By Jay Hancock
Kaiser Health News
Retail titan Walmart uses its market dominance to inflict “ruthless,” “brutal” and “relentless” pressure on prices charged by suppliers, business writers frequently report.
What if huge health insurance companies could push down prices charged by hospitals and doctors in the same way?
The idea is getting new attention as already painful health costs accelerate and major medical insurers seek to merge into three enormous firms.
Now that hospitals have themselves combined, in many cases, into companies that dominate their communities, insurance executives argue the only way to fight bigness is bigness.
No. 2 health insurer Anthem’s proposed marriage to No. 6 Cigna would let the combined company “manage the cost drivers that negatively impact affordability for consumers,” Anthem CEO Joseph Swedish told Congress last year. The bigger company could “negotiate better reimbursement rates” with medical providers, says Anthem spokeswoman Jill Becher.
In metro areas with only a few big insurers, hospital and doctor bills tend to be lower than what economists would otherwise expect. If only one or two insurers are bidding to include providers in their networks, hospitals and doctors must submit to the offered deal or risk getting shut out of a huge piece of business.
“There’s some literature out there that does show that when you have relatively concentrated insurance markets, they tend to keep actual hospital costs down,” said Yevgeniy Feyman, a researcher at Harvard’s T.H. Chan School of Public Health and a fellow with the Manhattan Institute.
The American Hospital Association as well as the American Medical Association, trade groups for hospitals and doctors respectively, have long worried that insurance mergers do just that. Now that Anthem is trying to buy Cigna, and No. 3 health insurer Aetna wants to buy No. 5 Humana, they’re even more concerned.
Both deals “have the very real potential to reduce competition substantially” and “diminish the insurers’ willingness to be innovative partners with providers and consumers,” AHA lawyer Melinda Reid Hatton wrote to antitrust authorities after the combos were announced.
But hospitals have built their own market power through numerous mergers, giving them broad ability to raise prices paid by employers, taxpayers and consumers beyond what a competitive market would allow, economists argue.
Hospitals “are much more concentrated than insurance markets,” said Glenn Melnick, a health care economist at the University of Southern California who has researched the matter. “They face a lot less competition than the [health] plans do.”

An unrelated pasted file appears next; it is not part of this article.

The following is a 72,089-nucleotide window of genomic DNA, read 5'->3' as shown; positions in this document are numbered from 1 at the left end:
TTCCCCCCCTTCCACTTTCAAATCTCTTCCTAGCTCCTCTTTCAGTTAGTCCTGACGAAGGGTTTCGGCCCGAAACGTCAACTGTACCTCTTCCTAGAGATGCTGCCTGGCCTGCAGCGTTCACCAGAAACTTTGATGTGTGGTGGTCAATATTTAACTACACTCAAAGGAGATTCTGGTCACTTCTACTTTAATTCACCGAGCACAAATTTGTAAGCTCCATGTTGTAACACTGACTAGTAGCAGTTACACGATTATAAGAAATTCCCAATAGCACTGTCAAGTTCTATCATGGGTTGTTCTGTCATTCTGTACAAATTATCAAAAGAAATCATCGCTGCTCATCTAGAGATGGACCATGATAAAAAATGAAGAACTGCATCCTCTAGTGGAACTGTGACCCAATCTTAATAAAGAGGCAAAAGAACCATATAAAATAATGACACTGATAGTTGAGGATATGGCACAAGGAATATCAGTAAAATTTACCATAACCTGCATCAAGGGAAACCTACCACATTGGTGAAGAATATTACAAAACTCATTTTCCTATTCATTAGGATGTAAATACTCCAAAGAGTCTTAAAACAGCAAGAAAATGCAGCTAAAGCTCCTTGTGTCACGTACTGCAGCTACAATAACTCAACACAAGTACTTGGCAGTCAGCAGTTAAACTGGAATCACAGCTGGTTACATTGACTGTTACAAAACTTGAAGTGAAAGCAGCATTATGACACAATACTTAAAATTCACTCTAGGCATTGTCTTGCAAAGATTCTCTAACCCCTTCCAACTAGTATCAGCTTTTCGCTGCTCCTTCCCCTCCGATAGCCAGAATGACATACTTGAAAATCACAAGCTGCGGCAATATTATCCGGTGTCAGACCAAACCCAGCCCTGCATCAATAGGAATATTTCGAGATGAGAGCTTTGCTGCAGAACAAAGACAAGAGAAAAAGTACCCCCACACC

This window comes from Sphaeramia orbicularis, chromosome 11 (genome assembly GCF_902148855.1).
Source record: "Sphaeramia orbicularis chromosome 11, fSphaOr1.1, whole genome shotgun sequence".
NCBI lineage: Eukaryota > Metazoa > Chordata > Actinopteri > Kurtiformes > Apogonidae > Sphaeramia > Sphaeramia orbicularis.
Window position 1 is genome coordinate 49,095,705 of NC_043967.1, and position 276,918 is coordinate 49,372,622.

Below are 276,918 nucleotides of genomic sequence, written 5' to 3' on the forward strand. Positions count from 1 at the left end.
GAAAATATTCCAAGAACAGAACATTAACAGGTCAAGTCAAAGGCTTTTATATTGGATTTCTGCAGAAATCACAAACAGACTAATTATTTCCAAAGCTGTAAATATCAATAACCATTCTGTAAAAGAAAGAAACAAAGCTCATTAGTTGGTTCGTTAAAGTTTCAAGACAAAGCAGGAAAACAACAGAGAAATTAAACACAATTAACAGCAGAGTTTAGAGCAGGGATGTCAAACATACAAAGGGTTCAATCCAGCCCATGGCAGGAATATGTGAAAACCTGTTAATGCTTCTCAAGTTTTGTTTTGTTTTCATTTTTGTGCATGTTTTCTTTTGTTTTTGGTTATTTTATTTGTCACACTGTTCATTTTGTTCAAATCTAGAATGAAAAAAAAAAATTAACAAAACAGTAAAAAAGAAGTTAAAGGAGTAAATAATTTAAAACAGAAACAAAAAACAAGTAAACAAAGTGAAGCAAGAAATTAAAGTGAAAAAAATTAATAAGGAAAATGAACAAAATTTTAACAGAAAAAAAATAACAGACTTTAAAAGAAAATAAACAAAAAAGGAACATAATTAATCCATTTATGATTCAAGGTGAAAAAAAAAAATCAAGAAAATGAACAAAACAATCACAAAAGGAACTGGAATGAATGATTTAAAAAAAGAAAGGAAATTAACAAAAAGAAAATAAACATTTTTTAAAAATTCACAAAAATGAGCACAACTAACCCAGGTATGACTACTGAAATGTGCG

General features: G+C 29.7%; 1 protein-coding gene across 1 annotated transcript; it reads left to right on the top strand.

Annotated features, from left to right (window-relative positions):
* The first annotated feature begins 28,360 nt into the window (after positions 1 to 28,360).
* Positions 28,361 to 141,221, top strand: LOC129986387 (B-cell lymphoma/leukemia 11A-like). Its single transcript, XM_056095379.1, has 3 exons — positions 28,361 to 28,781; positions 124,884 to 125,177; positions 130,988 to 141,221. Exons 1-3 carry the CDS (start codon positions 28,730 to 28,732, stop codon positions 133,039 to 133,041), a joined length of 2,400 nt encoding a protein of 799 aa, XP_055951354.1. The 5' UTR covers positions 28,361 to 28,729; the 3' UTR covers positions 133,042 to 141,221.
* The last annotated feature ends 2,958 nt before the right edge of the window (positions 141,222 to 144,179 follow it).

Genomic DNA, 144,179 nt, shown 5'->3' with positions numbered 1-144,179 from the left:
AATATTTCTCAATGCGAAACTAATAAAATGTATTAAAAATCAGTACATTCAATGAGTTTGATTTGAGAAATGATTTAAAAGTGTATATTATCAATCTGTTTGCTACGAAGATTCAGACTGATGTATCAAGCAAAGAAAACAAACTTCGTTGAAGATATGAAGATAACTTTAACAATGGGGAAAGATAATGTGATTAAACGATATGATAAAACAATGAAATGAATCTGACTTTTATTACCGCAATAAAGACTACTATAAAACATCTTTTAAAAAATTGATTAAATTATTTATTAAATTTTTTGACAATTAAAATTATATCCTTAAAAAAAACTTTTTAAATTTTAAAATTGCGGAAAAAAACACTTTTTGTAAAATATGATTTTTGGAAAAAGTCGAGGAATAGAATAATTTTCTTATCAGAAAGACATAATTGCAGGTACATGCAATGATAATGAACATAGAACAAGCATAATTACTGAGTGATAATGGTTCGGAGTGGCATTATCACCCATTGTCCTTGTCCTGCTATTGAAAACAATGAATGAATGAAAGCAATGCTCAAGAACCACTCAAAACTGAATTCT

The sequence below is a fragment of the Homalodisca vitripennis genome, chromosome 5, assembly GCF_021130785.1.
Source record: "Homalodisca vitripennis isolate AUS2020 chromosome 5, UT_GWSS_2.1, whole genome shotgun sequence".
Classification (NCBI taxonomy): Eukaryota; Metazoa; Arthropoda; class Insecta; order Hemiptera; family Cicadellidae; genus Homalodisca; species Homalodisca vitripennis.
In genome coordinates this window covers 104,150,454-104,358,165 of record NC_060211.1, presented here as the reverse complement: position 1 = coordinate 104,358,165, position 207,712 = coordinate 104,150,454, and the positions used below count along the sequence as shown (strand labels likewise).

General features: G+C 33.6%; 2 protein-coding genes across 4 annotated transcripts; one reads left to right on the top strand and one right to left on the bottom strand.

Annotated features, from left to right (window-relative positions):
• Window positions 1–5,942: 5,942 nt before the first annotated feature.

Why not give hospital giants somebody their own size to negotiate with?
For one thing, insurers might just pocket higher profits from low provider prices instead of passing the savings to consumers and employers.
“I don’t find any evidence that reduction in provider payment leads to reduction in insurance premiums, and I don’t know of any study that does,” said Leemore Dafny, an expert in insurance markets and an economist at Harvard Business School.
Feyman suggests requiring insurers in concentrated areas to spend 90 percent of their revenue on medical care. That might reduce their ability to boost profits with premium increases while preserving their ability to hold down hospital and doctor costs, he said.
But he sees such a measure as only a “worst-case scenario” for the most monopolized insurance markets, not a recipe to allow the Anthem and Aetna deals to go through.
Antitrust regulators are siding with the hospitals and doctors.
Late last month the Justice Department sued to block both insurance mergers, arguing that competition is important to keep premiums down and that the deals “would leave much of the multitrillion-dollar health insurance industry in the hands of three mammoth insurance companies.”
They also rejected the Walmart argument, which is related to what economists call “monopsony.”
Monopsony is the opposite of monopoly: Instead of using market dominance to raise prices for consumers, huge buyers force down prices from suppliers. Walmart is often described as holding monopsony-like power.
But critics of the insurance deals say monopsony can go too far. If the buyer pushes prices too low, suppliers stop producing, making needed goods and services unavailable.
“As a result of the merger, Anthem likely would reduce the rates that … providers earn by providing medical care to their patients,” the Justice Department argued. “This reduction in reimbursement rates likely would lead to a reduction in consumers’ access to medical care.”
Accepting Walmart logic for health care might bolster arguments for an even bigger, more powerful buyer of medical services: the government.
A “single-payer,” government health system, of the type advocated by Democratic presidential candidate Bernie Sanders, would be the ultimate monopsony: one buyer, negotiating or dictating prices for everybody.
Neither the hospitals nor the insurance companies want that.